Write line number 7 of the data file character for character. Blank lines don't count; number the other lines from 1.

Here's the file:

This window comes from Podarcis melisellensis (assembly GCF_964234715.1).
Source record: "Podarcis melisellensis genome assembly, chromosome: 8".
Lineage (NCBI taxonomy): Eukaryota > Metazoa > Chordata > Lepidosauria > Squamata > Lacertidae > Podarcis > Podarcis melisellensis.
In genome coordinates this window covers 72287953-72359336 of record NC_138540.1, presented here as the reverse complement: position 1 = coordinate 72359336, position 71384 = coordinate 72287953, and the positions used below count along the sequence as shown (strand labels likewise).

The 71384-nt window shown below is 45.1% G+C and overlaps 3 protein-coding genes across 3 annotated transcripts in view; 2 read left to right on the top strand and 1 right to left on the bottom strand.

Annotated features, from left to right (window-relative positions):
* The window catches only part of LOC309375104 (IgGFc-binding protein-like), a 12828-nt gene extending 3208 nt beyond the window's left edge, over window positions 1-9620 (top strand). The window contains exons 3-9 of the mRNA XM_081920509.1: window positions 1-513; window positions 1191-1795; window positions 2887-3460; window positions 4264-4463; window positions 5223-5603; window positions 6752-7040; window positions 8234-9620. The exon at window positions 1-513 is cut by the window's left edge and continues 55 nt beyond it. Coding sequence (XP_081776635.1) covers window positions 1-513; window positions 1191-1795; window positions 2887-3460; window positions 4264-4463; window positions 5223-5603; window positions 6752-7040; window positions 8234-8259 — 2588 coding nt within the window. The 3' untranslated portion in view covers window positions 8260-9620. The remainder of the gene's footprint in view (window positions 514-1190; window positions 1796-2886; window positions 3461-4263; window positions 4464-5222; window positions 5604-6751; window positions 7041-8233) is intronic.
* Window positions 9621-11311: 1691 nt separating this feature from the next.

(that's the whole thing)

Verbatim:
* The window catches only part of LOC309375104 (IgGFc-binding protein-like), a 12828-nt gene extending 3208 nt beyond the window's left edge, over window positions 1-9620 (top strand). The window contains exons 3-9 of the mRNA XM_081920509.1: window positions 1-513; window positions 1191-1795; window positions 2887-3460; window positions 4264-4463; window positions 5223-5603; window positions 6752-7040; window positions 8234-9620. The exon at window positions 1-513 is cut by the window's left edge and continues 55 nt beyond it. Coding sequence (XP_081776635.1) covers window positions 1-513; window positions 1191-1795; window positions 2887-3460; window positions 4264-4463; window positions 5223-5603; window positions 6752-7040; window positions 8234-8259 — 2588 coding nt within the window. The 3' untranslated portion in view covers window positions 8260-9620. The remainder of the gene's footprint in view (window positions 514-1190; window positions 1796-2886; window positions 3461-4263; window positions 4464-5222; window positions 5604-6751; window positions 7041-8233) is intronic.